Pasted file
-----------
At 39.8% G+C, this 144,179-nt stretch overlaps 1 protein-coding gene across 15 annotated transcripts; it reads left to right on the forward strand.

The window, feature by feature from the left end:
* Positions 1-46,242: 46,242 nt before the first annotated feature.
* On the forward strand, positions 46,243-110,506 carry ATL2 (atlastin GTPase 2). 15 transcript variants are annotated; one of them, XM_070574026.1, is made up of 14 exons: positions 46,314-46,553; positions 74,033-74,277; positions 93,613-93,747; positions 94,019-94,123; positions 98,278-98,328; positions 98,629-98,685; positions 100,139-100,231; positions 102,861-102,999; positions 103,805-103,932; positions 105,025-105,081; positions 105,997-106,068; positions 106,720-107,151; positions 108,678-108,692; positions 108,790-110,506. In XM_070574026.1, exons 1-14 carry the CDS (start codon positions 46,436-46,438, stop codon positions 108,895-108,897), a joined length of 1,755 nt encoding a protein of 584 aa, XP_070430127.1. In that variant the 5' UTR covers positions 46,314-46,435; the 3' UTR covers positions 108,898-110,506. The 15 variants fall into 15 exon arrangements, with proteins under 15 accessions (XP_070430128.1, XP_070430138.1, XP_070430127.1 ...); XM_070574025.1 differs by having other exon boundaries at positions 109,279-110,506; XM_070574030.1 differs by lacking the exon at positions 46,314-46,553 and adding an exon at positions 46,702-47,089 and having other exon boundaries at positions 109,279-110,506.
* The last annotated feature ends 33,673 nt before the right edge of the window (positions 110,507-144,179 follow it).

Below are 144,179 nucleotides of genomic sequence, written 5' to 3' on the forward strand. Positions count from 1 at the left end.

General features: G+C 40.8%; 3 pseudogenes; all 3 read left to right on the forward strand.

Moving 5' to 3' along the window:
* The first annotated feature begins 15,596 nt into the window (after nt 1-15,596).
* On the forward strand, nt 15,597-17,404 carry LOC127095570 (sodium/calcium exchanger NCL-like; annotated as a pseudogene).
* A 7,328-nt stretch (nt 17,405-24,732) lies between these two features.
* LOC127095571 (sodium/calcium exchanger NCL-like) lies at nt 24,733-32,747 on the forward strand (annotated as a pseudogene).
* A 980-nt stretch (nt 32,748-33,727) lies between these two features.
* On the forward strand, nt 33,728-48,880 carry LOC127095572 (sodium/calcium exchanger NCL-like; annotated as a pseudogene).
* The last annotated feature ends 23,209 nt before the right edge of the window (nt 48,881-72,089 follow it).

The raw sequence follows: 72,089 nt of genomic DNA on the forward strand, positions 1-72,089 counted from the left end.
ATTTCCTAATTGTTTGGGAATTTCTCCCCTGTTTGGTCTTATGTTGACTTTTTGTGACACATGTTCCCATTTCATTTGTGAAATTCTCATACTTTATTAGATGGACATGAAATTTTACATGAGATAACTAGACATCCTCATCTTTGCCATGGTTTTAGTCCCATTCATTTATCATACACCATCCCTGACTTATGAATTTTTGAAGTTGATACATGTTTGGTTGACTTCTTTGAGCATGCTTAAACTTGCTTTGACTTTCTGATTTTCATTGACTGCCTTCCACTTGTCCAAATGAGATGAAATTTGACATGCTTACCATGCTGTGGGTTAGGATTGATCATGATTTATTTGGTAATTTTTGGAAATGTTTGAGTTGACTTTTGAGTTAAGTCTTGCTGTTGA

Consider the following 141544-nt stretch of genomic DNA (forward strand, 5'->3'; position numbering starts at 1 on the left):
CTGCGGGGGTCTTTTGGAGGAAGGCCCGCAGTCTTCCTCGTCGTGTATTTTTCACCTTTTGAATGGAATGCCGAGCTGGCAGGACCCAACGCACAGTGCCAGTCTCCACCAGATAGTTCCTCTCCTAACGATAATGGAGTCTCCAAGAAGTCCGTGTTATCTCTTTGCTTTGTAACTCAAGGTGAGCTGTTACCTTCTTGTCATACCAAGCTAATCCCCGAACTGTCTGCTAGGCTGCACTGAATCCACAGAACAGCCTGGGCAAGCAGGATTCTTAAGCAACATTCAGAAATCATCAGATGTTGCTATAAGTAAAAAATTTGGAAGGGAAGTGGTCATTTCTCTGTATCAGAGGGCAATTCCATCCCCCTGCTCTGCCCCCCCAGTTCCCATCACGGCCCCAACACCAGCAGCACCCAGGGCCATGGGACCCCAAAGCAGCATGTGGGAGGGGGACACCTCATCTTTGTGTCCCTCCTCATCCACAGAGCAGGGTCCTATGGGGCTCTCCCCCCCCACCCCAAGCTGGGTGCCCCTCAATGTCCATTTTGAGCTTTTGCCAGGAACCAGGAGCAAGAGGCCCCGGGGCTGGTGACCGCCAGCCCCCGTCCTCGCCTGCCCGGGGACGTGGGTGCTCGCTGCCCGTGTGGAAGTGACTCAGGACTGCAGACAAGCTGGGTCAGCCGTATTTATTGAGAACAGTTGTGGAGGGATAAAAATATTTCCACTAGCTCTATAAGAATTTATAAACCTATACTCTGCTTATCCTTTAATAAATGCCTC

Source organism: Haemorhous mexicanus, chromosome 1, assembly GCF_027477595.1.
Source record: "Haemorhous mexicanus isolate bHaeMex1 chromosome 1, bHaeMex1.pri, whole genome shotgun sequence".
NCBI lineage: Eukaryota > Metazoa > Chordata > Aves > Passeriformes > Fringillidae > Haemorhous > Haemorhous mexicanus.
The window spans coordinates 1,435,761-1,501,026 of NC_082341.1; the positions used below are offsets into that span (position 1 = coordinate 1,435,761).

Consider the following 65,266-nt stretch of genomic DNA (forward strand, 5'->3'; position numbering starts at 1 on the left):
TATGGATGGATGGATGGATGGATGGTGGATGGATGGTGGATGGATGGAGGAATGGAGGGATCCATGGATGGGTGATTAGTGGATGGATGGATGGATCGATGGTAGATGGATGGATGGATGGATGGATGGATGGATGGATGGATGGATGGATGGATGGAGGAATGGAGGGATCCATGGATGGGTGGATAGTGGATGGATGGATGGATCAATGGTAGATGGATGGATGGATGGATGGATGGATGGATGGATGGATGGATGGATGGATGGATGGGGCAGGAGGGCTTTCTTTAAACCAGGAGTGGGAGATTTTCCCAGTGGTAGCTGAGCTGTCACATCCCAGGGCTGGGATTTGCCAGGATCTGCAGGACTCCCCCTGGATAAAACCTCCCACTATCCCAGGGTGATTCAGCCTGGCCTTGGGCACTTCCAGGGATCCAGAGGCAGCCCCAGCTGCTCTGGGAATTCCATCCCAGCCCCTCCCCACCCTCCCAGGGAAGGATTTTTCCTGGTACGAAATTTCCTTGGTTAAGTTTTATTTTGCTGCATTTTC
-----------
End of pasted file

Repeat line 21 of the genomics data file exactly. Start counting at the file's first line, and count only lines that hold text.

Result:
Source record: "Haemorhous mexicanus isolate bHaeMex1 chromosome 1, bHaeMex1.pri, whole genome shotgun sequence".